Filippo Juvarra is believed to have been born on June 16, 1678 in Messina; his father was a silversmith whose approach to applied art and decoration likely influenced his son’s architectural ornamentation.
Over the course of Juvarra’s career he served as architect, theater designer, and urban planner as well as traveled widely. By the end of 1714 he was named the “first architect to the King” in Turin. Over the next 6 years, he visited Portugal where he designed a plan for a palace in Mafia and then, in the year before he died, he also was in London and Paris. Juvarra died on January 31, 1736 in Madrid where he was working for King Philip V.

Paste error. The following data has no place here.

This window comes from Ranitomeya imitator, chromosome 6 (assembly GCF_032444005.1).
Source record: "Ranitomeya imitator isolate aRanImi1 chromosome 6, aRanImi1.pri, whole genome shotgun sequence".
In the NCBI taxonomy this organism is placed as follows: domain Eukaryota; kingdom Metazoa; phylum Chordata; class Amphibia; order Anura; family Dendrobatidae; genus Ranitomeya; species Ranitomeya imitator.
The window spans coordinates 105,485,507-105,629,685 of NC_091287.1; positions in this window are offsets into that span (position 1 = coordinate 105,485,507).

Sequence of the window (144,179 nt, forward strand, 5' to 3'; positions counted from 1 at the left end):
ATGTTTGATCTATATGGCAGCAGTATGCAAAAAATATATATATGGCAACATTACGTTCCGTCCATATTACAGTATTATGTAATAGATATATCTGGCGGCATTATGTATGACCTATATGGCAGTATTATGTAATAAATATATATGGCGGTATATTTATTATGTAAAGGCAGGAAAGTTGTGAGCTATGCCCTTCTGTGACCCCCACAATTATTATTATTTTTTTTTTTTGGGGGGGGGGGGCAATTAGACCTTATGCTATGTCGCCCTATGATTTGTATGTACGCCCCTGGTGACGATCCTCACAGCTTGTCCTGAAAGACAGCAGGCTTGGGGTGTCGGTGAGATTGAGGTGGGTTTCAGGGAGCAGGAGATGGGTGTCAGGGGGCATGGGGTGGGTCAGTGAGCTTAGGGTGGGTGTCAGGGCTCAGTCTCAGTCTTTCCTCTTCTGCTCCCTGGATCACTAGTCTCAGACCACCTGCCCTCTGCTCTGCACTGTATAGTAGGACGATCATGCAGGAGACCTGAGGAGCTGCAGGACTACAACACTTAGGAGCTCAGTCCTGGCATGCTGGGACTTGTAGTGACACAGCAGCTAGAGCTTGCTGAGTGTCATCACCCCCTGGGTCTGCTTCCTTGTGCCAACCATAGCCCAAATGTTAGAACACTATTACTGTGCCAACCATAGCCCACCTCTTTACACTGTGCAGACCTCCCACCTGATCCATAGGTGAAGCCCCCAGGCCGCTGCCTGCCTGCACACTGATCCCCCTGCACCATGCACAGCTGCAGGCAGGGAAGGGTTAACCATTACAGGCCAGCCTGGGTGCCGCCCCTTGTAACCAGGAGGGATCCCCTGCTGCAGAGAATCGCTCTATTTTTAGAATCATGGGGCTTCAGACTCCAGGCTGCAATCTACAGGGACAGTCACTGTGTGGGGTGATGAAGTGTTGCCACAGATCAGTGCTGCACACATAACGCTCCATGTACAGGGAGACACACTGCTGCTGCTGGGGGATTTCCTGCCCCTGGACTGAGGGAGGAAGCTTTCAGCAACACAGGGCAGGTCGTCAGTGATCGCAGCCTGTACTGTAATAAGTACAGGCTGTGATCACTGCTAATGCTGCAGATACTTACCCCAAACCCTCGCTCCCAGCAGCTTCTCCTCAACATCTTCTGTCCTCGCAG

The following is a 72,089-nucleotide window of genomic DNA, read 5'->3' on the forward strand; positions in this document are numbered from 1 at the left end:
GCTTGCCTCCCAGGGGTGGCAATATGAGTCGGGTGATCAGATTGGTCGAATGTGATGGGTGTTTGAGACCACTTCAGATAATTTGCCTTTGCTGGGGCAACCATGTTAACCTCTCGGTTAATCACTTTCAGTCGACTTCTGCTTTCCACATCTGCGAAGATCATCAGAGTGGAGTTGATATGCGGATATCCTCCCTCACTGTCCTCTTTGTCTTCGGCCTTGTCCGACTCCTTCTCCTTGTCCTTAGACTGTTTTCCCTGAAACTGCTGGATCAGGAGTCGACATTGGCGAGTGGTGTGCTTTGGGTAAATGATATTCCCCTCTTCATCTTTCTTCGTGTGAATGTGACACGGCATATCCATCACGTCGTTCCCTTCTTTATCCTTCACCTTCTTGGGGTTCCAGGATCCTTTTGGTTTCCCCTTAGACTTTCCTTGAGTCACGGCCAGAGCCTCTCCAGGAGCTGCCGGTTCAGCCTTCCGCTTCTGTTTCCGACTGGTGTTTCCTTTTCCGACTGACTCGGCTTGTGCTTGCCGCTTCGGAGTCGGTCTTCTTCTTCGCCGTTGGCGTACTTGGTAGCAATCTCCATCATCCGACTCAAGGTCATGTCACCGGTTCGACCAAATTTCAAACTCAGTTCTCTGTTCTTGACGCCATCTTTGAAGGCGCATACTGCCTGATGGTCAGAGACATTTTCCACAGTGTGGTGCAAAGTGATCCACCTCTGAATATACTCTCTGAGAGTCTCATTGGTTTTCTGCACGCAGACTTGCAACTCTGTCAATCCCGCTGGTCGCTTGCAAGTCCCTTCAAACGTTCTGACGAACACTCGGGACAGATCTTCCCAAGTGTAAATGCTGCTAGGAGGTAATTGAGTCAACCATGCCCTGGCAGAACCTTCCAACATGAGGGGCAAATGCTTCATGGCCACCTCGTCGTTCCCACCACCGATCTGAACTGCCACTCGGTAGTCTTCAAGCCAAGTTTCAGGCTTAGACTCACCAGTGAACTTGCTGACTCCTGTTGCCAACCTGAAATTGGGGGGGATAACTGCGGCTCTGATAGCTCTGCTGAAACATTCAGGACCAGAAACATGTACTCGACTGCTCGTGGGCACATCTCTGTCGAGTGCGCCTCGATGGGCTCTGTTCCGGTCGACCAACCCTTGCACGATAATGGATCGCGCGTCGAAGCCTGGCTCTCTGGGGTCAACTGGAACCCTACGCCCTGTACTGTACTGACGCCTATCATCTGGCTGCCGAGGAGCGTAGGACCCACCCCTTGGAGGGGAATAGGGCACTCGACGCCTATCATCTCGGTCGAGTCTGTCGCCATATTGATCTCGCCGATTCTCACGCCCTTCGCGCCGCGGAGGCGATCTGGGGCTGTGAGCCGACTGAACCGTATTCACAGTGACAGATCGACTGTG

Juvarra is best known for his contributions to the urban landscape in Turin where he designed 5 churches, 4 royal residences, 4 palaces, as well as several neighborhoods. Wittkower notes that the design elements within each project shift according to what the architect felt was “suitable for the purpose.” (38)
The Basilica of Superga of 1716 fuses together a number of Baroque traditions including Bernini’s decorative style, Michelangelo’s dome, Borromini’s approach to spatial organization, and a mode of connection to the monastic buildings that draws directly from buildings north of the Alps.
References: Wittkower, Rudolf. Art and Architecture in Italy 1600-1750. New Haven: Yale University Press, 1999: 37-46
Agostino Masucci, Filippo Juvarra (ca.1735-1736), San Fernando, Real Academia de Bellas Artes (Wikimedia Commons)
Basilica of the Superga, (Rollopack, Wikimedia Commons)
Further reading: Gianfranco Gritella. Juvarra: L’architettura. Modena: F.C. Panini, 1992; Henry A. Millon, Triumph of the Baroque: Architecture in Europe, 1600-1750. New York: Rizzoli, 1999.